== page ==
When City of Light opens, Ann-Marie is a middle-aged woman who has returned from Portugal, where she lives, to sell her alcoholic father’s house after his death. She hopes to make quick work of the whole affair, but her return to Sweden coupled with the disappearance of her teenage daughter provokes a deep depression and a soul-searching journey. So, from the 1870s, when Sara Sabina Lans’ lot was a life of mainly physical labor, the reader has moved forward a century, to the 1970s and a mainly psychological focus. In City of Light the exploration uses myth, religion and philosophy, all hallmarks of the late twentieth century, to continue posing the core question of the tetralogy: what is the life of a woman? (As the narrator tells us: “We all drag a cloud of causes behind us”).

Maria Schottenius, a Swedish writer and Ekman scholar, concludes her foreword to the 2003 translation of City of Light with a short paragraph that to me perfectly sums up the entire experience of reading the Women and the City tetralogy: “This is no innocent work of literature. It has a powerful story to tell. And a unique way of telling it”.

I deeply hope that twenty-first century readers will be tempted to delve into these stories. In my view they offer an incomparable overview of both personal and community life from the 1860s through to nearly the end of the twentieth century. Sadly, as I write this, in 2021, a year into the pandemic with no end in sight and vaccines being hoarded by the wealthy western world with no concern for the rest of the world, Ekman’s indication of where the world was heading seems nothing less than prophetic.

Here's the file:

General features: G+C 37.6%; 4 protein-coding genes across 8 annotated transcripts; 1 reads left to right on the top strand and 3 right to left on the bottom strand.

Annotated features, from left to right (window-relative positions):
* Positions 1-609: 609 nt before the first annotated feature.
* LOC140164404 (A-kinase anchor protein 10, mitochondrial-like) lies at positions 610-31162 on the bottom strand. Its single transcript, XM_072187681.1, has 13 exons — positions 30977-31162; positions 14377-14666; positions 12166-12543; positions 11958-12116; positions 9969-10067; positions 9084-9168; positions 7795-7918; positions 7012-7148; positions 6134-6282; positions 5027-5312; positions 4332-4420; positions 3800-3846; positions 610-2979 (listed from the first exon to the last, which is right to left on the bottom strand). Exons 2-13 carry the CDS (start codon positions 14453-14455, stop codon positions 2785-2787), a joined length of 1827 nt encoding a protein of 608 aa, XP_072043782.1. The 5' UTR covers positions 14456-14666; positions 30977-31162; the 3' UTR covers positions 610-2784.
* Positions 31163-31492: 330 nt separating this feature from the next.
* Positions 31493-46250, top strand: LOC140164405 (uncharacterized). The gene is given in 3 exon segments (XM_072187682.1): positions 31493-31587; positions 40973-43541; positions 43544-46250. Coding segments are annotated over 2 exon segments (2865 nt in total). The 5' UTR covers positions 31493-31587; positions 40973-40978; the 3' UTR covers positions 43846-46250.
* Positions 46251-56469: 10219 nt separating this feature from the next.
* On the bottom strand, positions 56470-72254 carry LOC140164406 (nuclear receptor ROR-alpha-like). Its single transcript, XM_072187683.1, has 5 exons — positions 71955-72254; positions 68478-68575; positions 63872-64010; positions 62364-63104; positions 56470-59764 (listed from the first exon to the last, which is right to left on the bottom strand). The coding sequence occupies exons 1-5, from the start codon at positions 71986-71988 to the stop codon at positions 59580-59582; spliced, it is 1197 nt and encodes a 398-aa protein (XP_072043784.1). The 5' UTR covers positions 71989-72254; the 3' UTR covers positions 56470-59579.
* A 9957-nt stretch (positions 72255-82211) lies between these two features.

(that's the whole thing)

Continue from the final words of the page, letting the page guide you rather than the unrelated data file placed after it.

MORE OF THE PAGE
A concluding anecdote: the cover of the first edition of Witches’ Rings was quite upsetting to me, as it so poorly reflected the content of novel, which highlights the wonders of the railroad and much of the modernization that came to budding urban areas in its wake. It was a photo of an extremely dilapidated railroad station. The book received an excellent fine review in Kirkus Reviews (November 15, 1997): “…a fine novel that honors, as it emulates, the tradition of village fiction created by such earlier Scandinavian masters as Selma Lagerlöf and Knut Hamsun. It’s wonderful stuff.”  And so I finally broached the subject of the cover with Kerstin Ekman herself. Her reply reflected her usual aplomb: “Indeed, the child we share seems to have gone out into the world in tatters, but in fact she is doing fine out there.” My relief was enormous. And I find the new 2021 cover both extremely attractive and eminently suitable!

Linda Schenck, May 2021

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Jens Bjørneboe

‘… it struck me again that we inhabit an earth which is filled with a beauty beyond all understanding – and that we’ve turned this paradise into a slaughterhouse and a criminal asylum – into an all-embracing La Morgue, stinking of benzol and chloroform – instead of making water on finance ministers (as the hospital cat does) and singing, drinking wine, praising the solar system, frolicking, mating with each other, writing plays, and praying to the stars.’